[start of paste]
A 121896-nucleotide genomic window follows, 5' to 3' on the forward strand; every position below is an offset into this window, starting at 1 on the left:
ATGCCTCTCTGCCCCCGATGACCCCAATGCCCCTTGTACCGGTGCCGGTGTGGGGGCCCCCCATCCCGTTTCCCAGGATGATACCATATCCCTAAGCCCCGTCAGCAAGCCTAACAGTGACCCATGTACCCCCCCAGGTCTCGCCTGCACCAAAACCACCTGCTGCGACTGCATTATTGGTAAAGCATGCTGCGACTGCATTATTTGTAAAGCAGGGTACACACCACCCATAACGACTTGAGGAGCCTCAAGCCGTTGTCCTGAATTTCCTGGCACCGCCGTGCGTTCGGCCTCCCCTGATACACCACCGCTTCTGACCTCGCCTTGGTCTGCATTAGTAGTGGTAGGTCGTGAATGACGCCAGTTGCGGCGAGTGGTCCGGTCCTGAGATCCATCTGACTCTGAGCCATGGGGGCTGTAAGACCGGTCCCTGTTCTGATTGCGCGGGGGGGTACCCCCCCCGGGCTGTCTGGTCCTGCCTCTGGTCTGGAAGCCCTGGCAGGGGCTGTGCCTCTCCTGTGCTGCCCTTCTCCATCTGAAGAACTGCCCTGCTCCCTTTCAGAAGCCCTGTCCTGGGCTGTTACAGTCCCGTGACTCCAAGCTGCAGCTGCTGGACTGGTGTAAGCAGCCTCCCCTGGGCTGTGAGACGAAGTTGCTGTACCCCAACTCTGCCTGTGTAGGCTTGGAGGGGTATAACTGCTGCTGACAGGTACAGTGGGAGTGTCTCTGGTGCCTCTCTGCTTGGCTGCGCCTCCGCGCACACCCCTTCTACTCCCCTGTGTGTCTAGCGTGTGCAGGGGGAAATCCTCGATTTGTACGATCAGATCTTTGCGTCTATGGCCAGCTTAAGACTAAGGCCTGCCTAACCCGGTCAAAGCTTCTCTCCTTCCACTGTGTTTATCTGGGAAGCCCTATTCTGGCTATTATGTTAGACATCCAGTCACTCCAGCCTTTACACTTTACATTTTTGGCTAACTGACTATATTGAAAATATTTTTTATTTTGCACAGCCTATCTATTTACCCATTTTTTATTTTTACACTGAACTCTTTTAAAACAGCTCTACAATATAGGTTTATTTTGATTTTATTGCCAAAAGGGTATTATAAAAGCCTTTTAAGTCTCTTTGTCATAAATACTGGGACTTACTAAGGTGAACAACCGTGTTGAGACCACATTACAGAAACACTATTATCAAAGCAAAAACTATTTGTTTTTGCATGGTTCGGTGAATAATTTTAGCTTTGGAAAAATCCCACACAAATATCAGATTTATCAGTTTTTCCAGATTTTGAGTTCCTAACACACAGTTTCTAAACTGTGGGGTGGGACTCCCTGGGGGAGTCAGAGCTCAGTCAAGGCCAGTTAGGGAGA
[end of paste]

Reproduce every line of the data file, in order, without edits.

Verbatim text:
A 121896-nucleotide genomic window follows, 5' to 3' on the forward strand; every position below is an offset into this window, starting at 1 on the left:
ATGCCTCTCTGCCCCCGATGACCCCAATGCCCCTTGTACCGGTGCCGGTGTGGGGGCCCCCCATCCCGTTTCCCAGGATGATACCATATCCCTAAGCCCCGTCAGCAAGCCTAACAGTGACCCATGTACCCCCCCAGGTCTCGCCTGCACCAAAACCACCTGCTGCGACTGCATTATTGGTAAAGCATGCTGCGACTGCATTATTTGTAAAGCAGGGTACACACCACCCATAACGACTTGAGGAGCCTCAAGCCGTTGTCCTGAATTTCCTGGCACCGCCGTGCGTTCGGCCTCCCCTGATACACCACCGCTTCTGACCTCGCCTTGGTCTGCATTAGTAGTGGTAGGTCGTGAATGACGCCAGTTGCGGCGAGTGGTCCGGTCCTGAGATCCATCTGACTCTGAGCCATGGGGGCTGTAAGACCGGTCCCTGTTCTGATTGCGCGGGGGGGTACCCCCCCCGGGCTGTCTGGTCCTGCCTCTGGTCTGGAAGCCCTGGCAGGGGCTGTGCCTCTCCTGTGCTGCCCTTCTCCATCTGAAGAACTGCCCTGCTCCCTTTCAGAAGCCCTGTCCTGGGCTGTTACAGTCCCGTGACTCCAAGCTGCAGCTGCTGGACTGGTGTAAGCAGCCTCCCCTGGGCTGTGAGACGAAGTTGCTGTACCCCAACTCTGCCTGTGTAGGCTTGGAGGGGTATAACTGCTGCTGACAGGTACAGTGGGAGTGTCTCTGGTGCCTCTCTGCTTGGCTGCGCCTCCGCGCACACCCCTTCTACTCCCCTGTGTGTCTAGCGTGTGCAGGGGGAAATCCTCGATTTGTACGATCAGATCTTTGCGTCTATGGCCAGCTTAAGACTAAGGCCTGCCTAACCCGGTCAAAGCTTCTCTCCTTCCACTGTGTTTATCTGGGAAGCCCTATTCTGGCTATTATGTTAGACATCCAGTCACTCCAGCCTTTACACTTTACATTTTTGGCTAACTGACTATATTGAAAATATTTTTTATTTTGCACAGCCTATCTATTTACCCATTTTTTATTTTTACACTGAACTCTTTTAAAACAGCTCTACAATATAGGTTTATTTTGATTTTATTGCCAAAAGGGTATTATAAAAGCCTTTTAAGTCTCTTTGTCATAAATACTGGGACTTACTAAGGTGAACAACCGTGTTGAGACCACATTACAGAAACACTATTATCAAAGCAAAAACTATTTGTTTTTGCATGGTTCGGTGAATAATTTTAGCTTTGGAAAAATCCCACACAAATATCAGATTTATCAGTTTTTCCAGATTTTGAGTTCCTAACACACAGTTTCTAAACTGTGGGGTGGGACTCCCTGGGGGAGTCAGAGCTCAGTCAAGGCCAGTTAGGGAGA